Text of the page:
Gov. Brian Kemp signs restrictive Georgia voting bill into law in front of painting of former plantation grounds
- Kemp signed Georgia’s electoral law against the backdrop of former plantations.
- The link was made by Philadelphia Inquirer columnist Will Bunch.
- Democrats have criticized the new law as a throwback to the Jim Crow era targeting black voters.
Georgia GOP Governor Brian Kemp signed Law SB 202, the state’s comprehensive and highly controversial electoral law, on Thursday against the backdrop of a former slave plantation. This stems from a historical connection made by columnist Will Bunch of the Philadelphia Inquirer.
The reveal comes as leaders such as President Joe Biden, U.S. Senator Raphael Warnock of Georgia and former Georgia State House minority leader Stacey Abrams, civil rights groups and national democratic organizations join forces to protest the newly signed bill has been criticized for that it was targeting the large black electorate of the state.
Kemp signed the bill in his private office while surrounded by six GOP lawmakers. In the background was a painting entitled “Brickhouse Road – Callaway PLNT” by the Siberian-born artist Olessia Maximenko. The site of the Callaway Plantation in Wilkes County, in the northeastern part of the state between Athens and Augusta, appears to be shown in the painting.
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The plantation was founded with Job Callaway building a log cabin in 1785 and eventually became a 3,000-acre plantation, according to the Washington-Wilkes Historical Foundation.
In 1869, after the end of the Civil War, the brick house shown in the painting was completed.
The site is now “a 56 hectare historical restoration project,” which “offers a glimpse into the past era of plantations in the agricultural south,” according to the foundation. In one document, the Georgia Council for the Arts describes a partnership with the governor’s office to display “354 works of art” in the executive offices of the State Capitol and the Governor’s Mansion to “highlight the diversity and uniqueness of communities and natural terrain across Georgia capture how they are seen, explored and represented across the country. ” Artist eye. “- Will Bunch Sign up for my newsletter (@Will_Bunch) March 26, 2021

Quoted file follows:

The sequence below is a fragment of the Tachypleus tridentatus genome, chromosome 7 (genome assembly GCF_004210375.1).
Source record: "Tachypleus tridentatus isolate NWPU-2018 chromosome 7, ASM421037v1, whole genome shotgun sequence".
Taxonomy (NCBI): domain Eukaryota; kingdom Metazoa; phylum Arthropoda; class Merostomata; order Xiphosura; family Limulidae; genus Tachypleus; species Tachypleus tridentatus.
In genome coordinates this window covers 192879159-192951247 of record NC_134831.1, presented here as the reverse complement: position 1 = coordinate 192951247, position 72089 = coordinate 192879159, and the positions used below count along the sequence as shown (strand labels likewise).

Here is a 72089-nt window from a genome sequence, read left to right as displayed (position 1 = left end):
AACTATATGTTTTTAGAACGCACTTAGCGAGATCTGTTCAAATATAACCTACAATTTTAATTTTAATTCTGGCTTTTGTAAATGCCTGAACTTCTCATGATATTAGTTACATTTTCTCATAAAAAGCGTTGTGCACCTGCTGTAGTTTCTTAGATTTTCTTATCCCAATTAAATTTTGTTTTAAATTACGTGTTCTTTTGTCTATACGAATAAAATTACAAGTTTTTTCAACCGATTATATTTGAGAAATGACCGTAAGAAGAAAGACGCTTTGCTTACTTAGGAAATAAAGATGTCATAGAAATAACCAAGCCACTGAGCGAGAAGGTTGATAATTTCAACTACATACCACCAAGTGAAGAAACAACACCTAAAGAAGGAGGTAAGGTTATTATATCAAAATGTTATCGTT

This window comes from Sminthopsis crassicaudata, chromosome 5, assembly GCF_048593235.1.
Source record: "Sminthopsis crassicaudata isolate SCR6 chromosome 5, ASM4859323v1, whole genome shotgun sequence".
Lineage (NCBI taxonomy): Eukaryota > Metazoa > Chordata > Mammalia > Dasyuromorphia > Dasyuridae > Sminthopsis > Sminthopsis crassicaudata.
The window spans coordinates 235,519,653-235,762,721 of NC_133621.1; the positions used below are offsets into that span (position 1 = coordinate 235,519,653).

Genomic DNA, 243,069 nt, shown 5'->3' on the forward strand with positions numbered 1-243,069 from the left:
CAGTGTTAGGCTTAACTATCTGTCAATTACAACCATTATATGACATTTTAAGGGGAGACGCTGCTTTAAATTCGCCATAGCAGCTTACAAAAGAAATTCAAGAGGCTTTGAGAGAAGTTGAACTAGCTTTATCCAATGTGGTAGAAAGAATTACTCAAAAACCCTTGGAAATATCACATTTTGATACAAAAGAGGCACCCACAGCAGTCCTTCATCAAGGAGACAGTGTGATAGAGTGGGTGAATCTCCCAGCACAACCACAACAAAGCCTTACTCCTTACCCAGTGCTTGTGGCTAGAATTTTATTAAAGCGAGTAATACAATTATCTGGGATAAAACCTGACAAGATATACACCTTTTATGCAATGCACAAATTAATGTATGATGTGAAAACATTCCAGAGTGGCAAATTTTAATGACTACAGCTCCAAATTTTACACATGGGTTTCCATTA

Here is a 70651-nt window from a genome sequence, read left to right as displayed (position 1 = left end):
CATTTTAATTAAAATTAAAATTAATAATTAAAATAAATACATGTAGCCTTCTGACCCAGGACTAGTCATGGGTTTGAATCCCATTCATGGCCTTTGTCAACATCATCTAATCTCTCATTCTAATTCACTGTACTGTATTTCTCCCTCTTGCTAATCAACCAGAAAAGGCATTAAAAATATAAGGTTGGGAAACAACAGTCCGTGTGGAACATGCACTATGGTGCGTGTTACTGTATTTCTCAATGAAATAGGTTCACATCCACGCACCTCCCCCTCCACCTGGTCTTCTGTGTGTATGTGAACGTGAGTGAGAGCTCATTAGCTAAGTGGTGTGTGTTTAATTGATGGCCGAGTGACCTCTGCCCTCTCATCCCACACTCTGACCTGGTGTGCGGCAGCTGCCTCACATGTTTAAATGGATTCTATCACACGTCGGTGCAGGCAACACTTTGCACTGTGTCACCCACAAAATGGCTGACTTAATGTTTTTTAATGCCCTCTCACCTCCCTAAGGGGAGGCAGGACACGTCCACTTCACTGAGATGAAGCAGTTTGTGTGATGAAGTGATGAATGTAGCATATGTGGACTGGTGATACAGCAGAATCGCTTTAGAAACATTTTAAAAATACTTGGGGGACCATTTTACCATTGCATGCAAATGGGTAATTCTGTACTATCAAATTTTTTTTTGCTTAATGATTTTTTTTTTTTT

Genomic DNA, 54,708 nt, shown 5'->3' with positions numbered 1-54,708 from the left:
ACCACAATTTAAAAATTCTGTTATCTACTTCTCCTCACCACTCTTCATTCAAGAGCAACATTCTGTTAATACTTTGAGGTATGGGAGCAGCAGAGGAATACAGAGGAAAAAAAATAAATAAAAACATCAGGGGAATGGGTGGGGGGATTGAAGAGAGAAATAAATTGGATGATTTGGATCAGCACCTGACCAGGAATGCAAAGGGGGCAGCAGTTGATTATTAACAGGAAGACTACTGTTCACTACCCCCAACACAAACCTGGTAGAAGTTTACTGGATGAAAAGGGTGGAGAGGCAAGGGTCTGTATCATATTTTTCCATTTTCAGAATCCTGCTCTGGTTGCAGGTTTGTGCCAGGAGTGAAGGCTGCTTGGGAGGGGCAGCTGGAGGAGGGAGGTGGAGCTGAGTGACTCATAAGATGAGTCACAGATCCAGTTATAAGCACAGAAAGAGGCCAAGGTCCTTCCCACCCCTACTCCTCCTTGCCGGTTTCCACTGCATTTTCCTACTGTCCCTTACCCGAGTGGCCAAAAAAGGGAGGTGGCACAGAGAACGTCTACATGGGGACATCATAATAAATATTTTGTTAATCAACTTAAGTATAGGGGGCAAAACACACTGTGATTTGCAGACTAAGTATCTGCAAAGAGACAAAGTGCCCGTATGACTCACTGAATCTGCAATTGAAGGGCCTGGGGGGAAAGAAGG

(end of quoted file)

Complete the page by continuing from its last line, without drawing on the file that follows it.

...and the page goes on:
Kemp, who approved the much-criticized nomination against the backdrop of such images, was called on by Bunch, who gained additional prominence after MP Park Cannon, a black woman, was arrested for standing at the governor’s door while signing the private bill had knocked.
“The advertising pages gloss over the fact that the Callaway Plantation flourished during the Civil War thanks to the groundbreaking work of at least 100 enslaved people and perhaps many more kept in cruel human bondage,” Bunch wrote in his column.
He added, “The Callaway Plantation is a memorial to Georgia’s history of brutal white supremacy that unfortunately did not go away when enslaved people were emancipated in 1865. In the 1890s, the Georgian white ruling class enacted a series of stern Jim-Crows – Laws segregating all public institutions and preventing most blacks from voting. “
Biden on Friday slammed the new law as an “blatant attack on the constitution” and went on to describe it as “Jim Crow in the 21st century”.
The new law includes provisions that limit the use of dropboxes, shorten the time between general and runoff elections, block the use of mobile voting carts, and criminalize the distribution of water or food to voters queuing in constituencies.
Both in the 2020 primaries and in the early voting periods, many voters, especially in largely black areas in Atlanta, had to endure long queues to be able to vote. Kemp responded to Biden’s comments, claiming that “it is obvious” that the president did not read the bill.
“It is nothing ‘Jim Crow’ to ask for a photo or state-issued ID to vote by postal vote – every Georgian voter must do so when they vote in person,” he said in a statement. “President Biden, the left and the national media are determined to destroy the sanctity and security of the ballot box.”
Insider reached out to Kemp’s office for comment.